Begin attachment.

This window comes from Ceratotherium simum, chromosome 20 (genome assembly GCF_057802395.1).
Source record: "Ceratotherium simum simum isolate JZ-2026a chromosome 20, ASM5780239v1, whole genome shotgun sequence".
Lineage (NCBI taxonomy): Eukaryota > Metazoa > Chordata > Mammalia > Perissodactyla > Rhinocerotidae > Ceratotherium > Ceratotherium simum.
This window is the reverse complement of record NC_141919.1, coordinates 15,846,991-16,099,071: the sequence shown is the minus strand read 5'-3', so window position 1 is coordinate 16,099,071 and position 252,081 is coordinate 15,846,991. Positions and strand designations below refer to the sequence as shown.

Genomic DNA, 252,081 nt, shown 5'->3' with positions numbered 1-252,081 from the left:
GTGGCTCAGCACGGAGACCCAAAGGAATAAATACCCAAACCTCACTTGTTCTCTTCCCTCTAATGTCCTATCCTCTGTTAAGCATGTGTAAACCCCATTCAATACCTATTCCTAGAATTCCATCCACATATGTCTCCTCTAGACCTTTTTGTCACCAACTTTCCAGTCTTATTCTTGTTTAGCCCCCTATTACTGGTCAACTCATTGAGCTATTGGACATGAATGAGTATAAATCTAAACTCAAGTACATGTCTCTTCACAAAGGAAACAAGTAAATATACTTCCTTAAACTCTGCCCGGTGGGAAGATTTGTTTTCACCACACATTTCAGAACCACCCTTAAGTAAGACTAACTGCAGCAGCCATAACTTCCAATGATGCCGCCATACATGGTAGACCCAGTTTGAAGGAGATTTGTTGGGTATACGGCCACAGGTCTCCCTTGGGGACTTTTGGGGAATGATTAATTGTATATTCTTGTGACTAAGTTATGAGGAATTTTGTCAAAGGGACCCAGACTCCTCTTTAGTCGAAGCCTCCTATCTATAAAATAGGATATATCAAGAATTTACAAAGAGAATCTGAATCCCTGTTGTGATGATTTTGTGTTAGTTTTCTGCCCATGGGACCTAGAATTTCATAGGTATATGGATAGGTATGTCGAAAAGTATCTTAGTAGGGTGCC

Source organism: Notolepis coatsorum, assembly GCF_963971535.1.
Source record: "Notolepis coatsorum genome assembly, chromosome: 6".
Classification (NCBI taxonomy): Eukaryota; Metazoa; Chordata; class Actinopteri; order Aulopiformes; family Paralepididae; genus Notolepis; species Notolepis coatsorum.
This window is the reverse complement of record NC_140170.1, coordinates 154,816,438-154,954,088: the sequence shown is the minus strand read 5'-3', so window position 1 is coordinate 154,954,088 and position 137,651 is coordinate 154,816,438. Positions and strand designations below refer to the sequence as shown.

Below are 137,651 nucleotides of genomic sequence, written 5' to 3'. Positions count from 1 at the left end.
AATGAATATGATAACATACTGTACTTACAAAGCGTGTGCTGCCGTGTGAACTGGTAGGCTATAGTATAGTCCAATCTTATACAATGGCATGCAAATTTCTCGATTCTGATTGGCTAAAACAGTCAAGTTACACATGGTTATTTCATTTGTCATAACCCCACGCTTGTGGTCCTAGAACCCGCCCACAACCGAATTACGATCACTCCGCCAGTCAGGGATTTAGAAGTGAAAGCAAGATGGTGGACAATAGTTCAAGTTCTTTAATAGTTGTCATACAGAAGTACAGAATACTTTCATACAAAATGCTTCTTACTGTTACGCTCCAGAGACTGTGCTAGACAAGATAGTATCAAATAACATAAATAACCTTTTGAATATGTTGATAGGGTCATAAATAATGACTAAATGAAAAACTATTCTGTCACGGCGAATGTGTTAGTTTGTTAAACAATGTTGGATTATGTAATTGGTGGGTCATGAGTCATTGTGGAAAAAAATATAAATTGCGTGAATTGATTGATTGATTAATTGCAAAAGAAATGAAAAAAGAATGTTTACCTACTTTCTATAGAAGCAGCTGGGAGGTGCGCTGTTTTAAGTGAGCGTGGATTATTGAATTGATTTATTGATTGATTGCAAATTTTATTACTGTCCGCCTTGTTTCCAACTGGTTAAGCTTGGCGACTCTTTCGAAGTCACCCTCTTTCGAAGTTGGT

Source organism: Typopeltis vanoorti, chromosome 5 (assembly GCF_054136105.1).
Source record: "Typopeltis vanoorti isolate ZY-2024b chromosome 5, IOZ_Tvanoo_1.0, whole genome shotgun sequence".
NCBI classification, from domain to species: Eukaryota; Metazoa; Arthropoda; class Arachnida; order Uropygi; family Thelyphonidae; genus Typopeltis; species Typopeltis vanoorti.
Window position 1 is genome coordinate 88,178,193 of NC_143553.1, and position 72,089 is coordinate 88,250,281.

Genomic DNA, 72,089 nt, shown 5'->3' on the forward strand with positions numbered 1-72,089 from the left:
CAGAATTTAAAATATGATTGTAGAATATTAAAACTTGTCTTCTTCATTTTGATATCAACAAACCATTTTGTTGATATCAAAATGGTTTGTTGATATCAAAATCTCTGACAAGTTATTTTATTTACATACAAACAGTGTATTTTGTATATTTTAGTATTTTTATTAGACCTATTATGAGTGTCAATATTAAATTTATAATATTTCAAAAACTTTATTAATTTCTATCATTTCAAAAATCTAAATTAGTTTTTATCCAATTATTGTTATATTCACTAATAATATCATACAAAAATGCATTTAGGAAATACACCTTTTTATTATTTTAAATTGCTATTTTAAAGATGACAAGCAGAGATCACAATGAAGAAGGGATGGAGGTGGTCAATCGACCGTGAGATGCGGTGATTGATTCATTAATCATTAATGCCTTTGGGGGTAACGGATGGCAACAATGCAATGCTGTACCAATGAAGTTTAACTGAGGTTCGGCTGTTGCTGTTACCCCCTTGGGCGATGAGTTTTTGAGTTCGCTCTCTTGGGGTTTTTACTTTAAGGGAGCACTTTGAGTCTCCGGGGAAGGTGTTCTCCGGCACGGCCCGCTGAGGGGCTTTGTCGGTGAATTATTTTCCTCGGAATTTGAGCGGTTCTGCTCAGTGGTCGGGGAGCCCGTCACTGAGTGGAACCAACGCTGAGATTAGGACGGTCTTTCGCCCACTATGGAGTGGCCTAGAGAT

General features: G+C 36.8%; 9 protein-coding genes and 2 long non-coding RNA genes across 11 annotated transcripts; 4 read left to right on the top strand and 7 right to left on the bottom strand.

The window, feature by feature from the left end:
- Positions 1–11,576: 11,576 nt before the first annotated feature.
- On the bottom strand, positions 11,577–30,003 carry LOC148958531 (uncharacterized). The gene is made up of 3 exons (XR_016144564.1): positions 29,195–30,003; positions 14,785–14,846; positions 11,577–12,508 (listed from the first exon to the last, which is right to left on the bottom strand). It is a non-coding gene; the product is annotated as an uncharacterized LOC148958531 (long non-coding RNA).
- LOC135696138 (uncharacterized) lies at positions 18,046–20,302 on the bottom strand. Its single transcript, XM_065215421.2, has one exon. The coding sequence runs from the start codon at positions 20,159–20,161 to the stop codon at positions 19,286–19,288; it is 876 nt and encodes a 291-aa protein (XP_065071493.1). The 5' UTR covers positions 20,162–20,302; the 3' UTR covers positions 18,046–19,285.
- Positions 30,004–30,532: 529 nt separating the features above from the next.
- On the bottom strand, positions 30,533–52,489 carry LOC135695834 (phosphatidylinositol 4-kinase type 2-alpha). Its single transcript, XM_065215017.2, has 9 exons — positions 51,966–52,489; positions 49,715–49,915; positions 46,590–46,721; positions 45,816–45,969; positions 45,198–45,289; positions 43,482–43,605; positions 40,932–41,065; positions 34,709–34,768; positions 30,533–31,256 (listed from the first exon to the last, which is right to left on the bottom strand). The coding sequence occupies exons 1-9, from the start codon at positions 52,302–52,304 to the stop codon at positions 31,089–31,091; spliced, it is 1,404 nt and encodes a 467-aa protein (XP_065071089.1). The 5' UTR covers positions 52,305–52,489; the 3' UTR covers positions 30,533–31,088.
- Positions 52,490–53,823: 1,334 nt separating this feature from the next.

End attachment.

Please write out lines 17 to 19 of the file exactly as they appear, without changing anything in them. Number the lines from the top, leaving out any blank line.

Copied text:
Genomic DNA, 72,089 nt, shown 5'->3' on the forward strand with positions numbered 1-72,089 from the left:
CAGAATTTAAAATATGATTGTAGAATATTAAAACTTGTCTTCTTCATTTTGATATCAACAAACCATTTTGTTGATATCAAAATGGTTTGTTGATATCAAAATCTCTGACAAGTTATTTTATTTACATACAAACAGTGTATTTTGTATATTTTAGTATTTTTATTAGACCTATTATGAGTGTCAATATTAAATTTATAATATTTCAAAAACTTTATTAATTTCTATCATTTCAAAAATCTAAATTAGTTTTTATCCAATTATTGTTATATTCACTAATAATATCATACAAAAATGCATTTAGGAAATACACCTTTTTATTATTTTAAATTGCTATTTTAAAGATGACAAGCAGAGATCACAATGAAGAAGGGATGGAGGTGGTCAATCGACCGTGAGATGCGGTGATTGATTCATTAATCATTAATGCCTTTGGGGGTAACGGATGGCAACAATGCAATGCTGTACCAATGAAGTTTAACTGAGGTTCGGCTGTTGCTGTTACCCCCTTGGGCGATGAGTTTTTGAGTTCGCTCTCTTGGGGTTTTTACTTTAAGGGAGCACTTTGAGTCTCCGGGGAAGGTGTTCTCCGGCACGGCCCGCTGAGGGGCTTTGTCGGTGAATTATTTTCCTCGGAATTTGAGCGGTTCTGCTCAGTGGTCGGGGAGCCCGTCACTGAGTGGAACCAACGCTGAGATTAGGACGGTCTTTCGCCCACTATGGAGTGGCCTAGAGAT

General features: G+C 36.8%; 9 protein-coding genes and 2 long non-coding RNA genes across 11 annotated transcripts; 4 read left to right on the top strand and 7 right to left on the bottom strand.